The sorrows of it so grieved her, 

Her outward looks did show. 
And from her clear and crystal eye?, 

The tears gushed out apace, 
W hich like the silver. pearl dew, 

Kan down h.r comely face, 
And falling down into a swoon, 

Before King Henry's face : 
Full oft within his princely arms, 

Her body did embrace. 
And twenty times with watery eyes, 

He kissed her tender cheek, 
Until she had revived again, * 

Her spirit mild and meek, 
Why grieves my rose? my swe- . Ust Kosc, 

The king did often say, 
Because said she, to blood\ wars, 

My Lord must pass away. 
But since your Grace in foreign parts 

Amongst your foes unkind, 
Must go to hazard life and limb, 

Why must I stay behind. 
Nay, rather let me like a page, 
Thy sword and target bear, 
That on my breast the blow may light; 
That should offend my dear. 


lit roe in your royal tent, 

Prepare your bed at night, 
And with sweet baths refresh your hear 

As you return from fight. 
So I vour presence may enjoy, 

No. toil I will refuse ; 
Bui wanting you ray life is death, 

Which doth true love abuse. 
Content thyself, my dearest love, 

Thy rest at home shall be, 
]n England's sweet and pleasant court, 

For travels iit not thee. 
Fair ladies brook- not bloody war?, 
Sweet peace their pleasure Breed, 
The nourisher of hiarts content.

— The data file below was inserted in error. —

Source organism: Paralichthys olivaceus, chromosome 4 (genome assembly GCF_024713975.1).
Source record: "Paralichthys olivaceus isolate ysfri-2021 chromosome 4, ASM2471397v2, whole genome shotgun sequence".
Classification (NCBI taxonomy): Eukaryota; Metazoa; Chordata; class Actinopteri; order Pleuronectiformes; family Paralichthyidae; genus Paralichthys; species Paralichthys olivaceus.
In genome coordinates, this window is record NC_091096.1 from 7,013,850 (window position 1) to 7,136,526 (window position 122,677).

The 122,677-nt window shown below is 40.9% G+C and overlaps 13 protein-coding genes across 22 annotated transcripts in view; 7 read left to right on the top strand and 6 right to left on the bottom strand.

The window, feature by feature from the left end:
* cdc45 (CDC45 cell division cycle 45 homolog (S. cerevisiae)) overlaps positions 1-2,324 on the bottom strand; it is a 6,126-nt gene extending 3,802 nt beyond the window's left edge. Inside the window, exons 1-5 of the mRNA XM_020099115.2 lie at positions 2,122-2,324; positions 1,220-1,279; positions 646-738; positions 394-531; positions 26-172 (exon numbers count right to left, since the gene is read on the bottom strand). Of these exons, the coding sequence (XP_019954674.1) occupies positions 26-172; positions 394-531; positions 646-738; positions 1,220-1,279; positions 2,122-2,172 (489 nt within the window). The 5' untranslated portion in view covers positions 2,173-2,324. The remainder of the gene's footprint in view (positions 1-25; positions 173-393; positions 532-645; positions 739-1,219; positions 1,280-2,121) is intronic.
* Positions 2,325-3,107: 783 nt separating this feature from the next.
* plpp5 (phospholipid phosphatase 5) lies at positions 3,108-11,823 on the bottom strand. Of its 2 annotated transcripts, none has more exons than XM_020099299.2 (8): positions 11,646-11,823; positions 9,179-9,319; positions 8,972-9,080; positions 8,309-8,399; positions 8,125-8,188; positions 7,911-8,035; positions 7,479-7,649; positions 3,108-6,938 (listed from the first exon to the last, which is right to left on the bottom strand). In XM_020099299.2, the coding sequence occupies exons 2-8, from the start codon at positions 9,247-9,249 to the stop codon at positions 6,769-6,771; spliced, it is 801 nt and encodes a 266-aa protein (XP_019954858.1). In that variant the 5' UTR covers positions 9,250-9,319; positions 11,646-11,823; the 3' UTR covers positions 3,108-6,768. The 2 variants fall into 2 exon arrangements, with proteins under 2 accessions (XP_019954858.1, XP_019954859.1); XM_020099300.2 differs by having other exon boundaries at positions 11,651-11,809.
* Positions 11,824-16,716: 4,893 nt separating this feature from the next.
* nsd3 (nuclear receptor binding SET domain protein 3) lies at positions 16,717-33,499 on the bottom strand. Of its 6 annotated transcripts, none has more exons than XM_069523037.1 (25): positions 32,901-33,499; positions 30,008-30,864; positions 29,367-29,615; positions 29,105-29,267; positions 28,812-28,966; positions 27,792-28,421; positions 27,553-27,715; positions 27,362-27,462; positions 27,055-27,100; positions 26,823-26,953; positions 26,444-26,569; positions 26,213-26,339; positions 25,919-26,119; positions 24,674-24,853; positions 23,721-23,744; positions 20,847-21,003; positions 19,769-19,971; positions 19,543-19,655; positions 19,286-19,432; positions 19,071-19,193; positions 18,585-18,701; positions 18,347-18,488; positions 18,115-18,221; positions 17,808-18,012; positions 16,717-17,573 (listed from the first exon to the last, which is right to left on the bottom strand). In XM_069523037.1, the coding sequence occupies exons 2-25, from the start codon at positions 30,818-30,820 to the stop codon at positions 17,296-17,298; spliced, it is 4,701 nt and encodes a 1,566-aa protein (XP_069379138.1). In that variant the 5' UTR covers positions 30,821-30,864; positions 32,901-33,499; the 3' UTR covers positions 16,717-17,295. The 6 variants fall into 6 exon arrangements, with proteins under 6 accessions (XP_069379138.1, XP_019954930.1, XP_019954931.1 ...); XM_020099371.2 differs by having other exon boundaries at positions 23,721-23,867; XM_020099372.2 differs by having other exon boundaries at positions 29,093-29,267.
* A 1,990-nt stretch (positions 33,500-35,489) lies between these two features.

Whose fancy first did feed. 
My rose shall rest in Woodstock bo Wei*, 

With music's sweet delight, 
While I among the piercing pikes, 

Against my foes do fight. 
jVl y rose in robes of pearl and -Old, 
With diamonds rich and bright, 
Shall dance the galliards of my love, 

While I my foes do smite. 
And you Sir '1, whom I trust, 

To be my love s defence ; 
Be careful of my gallant rose, 

*\ hen I am parted hence. 
And here withal he fetcheda sigh, 

As though his heart should bieak, 
And Rosamond for very grief, 
Not one plain word could speak. 


And at ibeir patting, well they might, 

In heart be g itvtil sore. 
Alter that day, fail Rosamond, 

The kit g did ne'er see more, 
For when his grace pass'd ihe seas, 

And into France was gone, 
Queen Eleanor with envious heart, 

To Woodstock came anon. 
And forth she calls the trusty knight, 

VV he kept this curious bower, 
And with a clue of twisted thread, 

Come from this famous flower. 
But when they had wounded him, 

The queen his thread did get, 
And went were Lady Rosamond,